Have no trouble legitimizing their actions, but may demonstrate remorse if arrested although they actually see nothing wrong with what they have done. Have no thought for the emotional/physical impact on a child. Blame the child for wearing inappropriate clothes, acting in a certain way, or say that because the child did not resist they consented.
Molesters gain access to children through volunteer and professional occupations as well as their own neighborhoods. They are skilled at developing relationships with children, often supplying needs which are not being met at home. Children are easily seduced into believing that it is okay for adults to have sex with children - it is a good way to learn about sex - and it is normal for adults to show affection this way.
All forms of pornography (magazines, videos, comic books, trading cards and computer porn) are widely used to condition the victim and legitimize the sexual behavior.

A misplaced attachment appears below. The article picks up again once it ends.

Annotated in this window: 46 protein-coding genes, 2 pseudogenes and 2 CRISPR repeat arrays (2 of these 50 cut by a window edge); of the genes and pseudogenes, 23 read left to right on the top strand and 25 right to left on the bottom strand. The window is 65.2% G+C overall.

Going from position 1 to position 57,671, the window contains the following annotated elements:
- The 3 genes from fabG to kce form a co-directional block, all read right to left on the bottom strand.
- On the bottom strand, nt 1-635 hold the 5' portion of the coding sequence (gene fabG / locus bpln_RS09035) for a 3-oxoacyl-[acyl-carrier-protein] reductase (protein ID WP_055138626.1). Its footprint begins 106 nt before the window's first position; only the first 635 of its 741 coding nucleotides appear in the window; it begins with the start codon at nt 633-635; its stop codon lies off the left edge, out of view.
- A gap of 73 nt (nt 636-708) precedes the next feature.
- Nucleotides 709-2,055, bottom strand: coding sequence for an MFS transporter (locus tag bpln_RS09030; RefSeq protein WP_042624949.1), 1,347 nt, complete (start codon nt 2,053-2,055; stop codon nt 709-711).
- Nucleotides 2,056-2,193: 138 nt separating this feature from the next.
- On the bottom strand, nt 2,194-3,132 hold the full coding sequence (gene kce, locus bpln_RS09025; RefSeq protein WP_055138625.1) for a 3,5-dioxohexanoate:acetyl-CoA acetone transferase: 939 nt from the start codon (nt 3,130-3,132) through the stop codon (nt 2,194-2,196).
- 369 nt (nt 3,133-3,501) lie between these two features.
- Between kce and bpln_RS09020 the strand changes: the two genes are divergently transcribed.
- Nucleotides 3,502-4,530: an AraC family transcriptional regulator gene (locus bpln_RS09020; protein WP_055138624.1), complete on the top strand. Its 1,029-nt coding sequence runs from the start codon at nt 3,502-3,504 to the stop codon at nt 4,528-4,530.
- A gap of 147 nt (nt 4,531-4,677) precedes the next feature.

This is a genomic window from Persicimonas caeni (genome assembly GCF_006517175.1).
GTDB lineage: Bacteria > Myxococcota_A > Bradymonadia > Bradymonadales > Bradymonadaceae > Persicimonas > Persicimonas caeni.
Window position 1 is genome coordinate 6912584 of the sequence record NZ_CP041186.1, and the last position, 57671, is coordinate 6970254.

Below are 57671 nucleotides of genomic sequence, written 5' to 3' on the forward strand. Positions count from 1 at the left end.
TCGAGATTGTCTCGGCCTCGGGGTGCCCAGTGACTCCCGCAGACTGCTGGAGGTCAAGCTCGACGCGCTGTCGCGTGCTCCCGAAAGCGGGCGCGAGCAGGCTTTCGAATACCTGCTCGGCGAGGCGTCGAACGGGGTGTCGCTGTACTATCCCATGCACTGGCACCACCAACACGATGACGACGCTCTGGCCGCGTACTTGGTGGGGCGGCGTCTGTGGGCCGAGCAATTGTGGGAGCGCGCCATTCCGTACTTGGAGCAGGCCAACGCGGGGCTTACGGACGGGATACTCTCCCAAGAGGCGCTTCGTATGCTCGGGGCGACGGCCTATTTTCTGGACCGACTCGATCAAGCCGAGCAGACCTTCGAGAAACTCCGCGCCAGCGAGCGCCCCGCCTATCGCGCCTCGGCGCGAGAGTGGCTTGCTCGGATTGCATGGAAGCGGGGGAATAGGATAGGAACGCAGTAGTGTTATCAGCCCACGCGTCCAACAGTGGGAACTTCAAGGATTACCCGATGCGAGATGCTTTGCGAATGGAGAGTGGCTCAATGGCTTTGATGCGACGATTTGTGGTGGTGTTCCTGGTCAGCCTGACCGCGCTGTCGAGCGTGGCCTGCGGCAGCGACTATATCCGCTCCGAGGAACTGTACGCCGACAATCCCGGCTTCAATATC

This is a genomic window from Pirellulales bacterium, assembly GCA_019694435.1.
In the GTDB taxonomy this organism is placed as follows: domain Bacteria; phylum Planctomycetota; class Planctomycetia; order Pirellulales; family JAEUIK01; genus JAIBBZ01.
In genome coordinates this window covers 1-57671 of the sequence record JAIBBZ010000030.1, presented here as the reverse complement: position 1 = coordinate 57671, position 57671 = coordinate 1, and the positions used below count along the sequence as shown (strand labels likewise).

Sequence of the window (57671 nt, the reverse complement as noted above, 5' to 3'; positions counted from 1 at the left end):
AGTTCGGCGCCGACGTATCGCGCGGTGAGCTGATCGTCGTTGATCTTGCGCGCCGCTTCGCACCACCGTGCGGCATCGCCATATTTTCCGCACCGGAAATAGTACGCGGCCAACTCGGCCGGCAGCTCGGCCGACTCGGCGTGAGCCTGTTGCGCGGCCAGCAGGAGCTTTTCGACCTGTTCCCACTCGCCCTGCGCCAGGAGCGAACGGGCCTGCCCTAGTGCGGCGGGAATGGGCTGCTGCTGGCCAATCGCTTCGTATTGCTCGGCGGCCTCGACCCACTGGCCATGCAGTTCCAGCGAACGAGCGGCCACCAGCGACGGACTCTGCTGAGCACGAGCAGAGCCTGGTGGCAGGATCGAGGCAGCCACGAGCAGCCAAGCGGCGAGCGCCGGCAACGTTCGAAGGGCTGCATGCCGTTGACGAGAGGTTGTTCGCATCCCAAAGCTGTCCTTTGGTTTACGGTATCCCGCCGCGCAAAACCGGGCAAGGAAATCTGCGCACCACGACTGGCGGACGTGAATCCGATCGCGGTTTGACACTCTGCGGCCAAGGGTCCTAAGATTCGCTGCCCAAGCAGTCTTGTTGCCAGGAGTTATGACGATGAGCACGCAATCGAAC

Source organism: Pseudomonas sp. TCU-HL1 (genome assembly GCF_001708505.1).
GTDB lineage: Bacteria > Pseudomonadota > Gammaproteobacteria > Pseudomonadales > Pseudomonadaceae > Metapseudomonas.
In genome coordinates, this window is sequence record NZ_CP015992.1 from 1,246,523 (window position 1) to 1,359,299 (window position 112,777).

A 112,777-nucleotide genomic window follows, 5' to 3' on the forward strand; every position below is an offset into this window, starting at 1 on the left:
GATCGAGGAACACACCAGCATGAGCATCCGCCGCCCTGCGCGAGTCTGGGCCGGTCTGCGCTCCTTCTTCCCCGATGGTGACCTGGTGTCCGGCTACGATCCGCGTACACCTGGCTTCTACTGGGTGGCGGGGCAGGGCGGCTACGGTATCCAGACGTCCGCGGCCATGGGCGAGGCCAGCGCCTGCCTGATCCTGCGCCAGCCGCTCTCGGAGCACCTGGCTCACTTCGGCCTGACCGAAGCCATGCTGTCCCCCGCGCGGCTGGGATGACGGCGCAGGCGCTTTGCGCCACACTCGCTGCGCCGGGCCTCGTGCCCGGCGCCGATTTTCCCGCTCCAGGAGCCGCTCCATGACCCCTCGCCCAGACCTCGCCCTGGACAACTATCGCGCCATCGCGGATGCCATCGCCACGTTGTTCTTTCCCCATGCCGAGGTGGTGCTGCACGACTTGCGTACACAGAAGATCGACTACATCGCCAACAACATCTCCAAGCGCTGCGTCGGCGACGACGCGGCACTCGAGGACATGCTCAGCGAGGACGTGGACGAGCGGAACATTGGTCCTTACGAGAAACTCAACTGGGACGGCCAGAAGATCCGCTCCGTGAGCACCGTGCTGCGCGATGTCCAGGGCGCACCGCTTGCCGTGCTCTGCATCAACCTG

An abductor preys upon children who:
take shortcuts to school look depressed are loners appear unkempt, neglected or unsupervised frequent video arcades
Abductors often use uniforms and badges of authority to convince a child to go with them, using statements such as "your parents have been in an accident and you are wanted at the hospital."
The most often used traps include asking for help in finding a lost puppy, carrying books and groceries, or asking for directions. Young children are lured by money, toys, candy, or promises of puppies and kittens, older children by money, drugs, alcohol and promises of movie careers.
Molesters take advantage of the fact that children are taught to look up to authority figures and respect and obey adults. A child is not prepared when a relative, neighbor or other acquaintance makes sexual advances. The best way to deal with the problem is before it occurs.
We can alert our children to danger without frightening them. Explain that most adults are dedicated to their protection and welfare, but there are some people who are not. Telling a child to look both ways when crossing the street does not create a fear of cars - it prevents serious injury. As parents we are obligated to give our children survival skills in all areas of life.